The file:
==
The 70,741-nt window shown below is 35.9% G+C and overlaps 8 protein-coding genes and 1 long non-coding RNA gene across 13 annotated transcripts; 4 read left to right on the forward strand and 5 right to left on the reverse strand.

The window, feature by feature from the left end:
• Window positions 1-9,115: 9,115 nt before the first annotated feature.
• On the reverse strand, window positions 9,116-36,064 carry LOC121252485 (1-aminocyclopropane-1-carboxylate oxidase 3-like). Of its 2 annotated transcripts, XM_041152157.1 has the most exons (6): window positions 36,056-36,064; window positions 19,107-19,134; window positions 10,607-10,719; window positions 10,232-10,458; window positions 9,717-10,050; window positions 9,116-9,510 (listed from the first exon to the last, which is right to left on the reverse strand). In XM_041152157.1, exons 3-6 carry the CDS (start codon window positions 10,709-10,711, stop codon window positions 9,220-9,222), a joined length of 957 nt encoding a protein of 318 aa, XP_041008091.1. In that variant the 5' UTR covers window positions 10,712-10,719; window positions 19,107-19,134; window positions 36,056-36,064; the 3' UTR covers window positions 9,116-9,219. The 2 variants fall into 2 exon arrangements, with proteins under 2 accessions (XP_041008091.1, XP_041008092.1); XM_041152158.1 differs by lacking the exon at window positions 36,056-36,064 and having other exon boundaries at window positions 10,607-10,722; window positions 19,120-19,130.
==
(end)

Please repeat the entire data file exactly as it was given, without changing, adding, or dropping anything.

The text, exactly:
The 70,741-nt window shown below is 35.9% G+C and overlaps 8 protein-coding genes and 1 long non-coding RNA gene across 13 annotated transcripts; 4 read left to right on the forward strand and 5 right to left on the reverse strand.

The window, feature by feature from the left end:
• Window positions 1-9,115: 9,115 nt before the first annotated feature.
• On the reverse strand, window positions 9,116-36,064 carry LOC121252485 (1-aminocyclopropane-1-carboxylate oxidase 3-like). Of its 2 annotated transcripts, XM_041152157.1 has the most exons (6): window positions 36,056-36,064; window positions 19,107-19,134; window positions 10,607-10,719; window positions 10,232-10,458; window positions 9,717-10,050; window positions 9,116-9,510 (listed from the first exon to the last, which is right to left on the reverse strand). In XM_041152157.1, exons 3-6 carry the CDS (start codon window positions 10,709-10,711, stop codon window positions 9,220-9,222), a joined length of 957 nt encoding a protein of 318 aa, XP_041008091.1. In that variant the 5' UTR covers window positions 10,712-10,719; window positions 19,107-19,134; window positions 36,056-36,064; the 3' UTR covers window positions 9,116-9,219. The 2 variants fall into 2 exon arrangements, with proteins under 2 accessions (XP_041008091.1, XP_041008092.1); XM_041152158.1 differs by lacking the exon at window positions 36,056-36,064 and having other exon boundaries at window positions 10,607-10,722; window positions 19,120-19,130.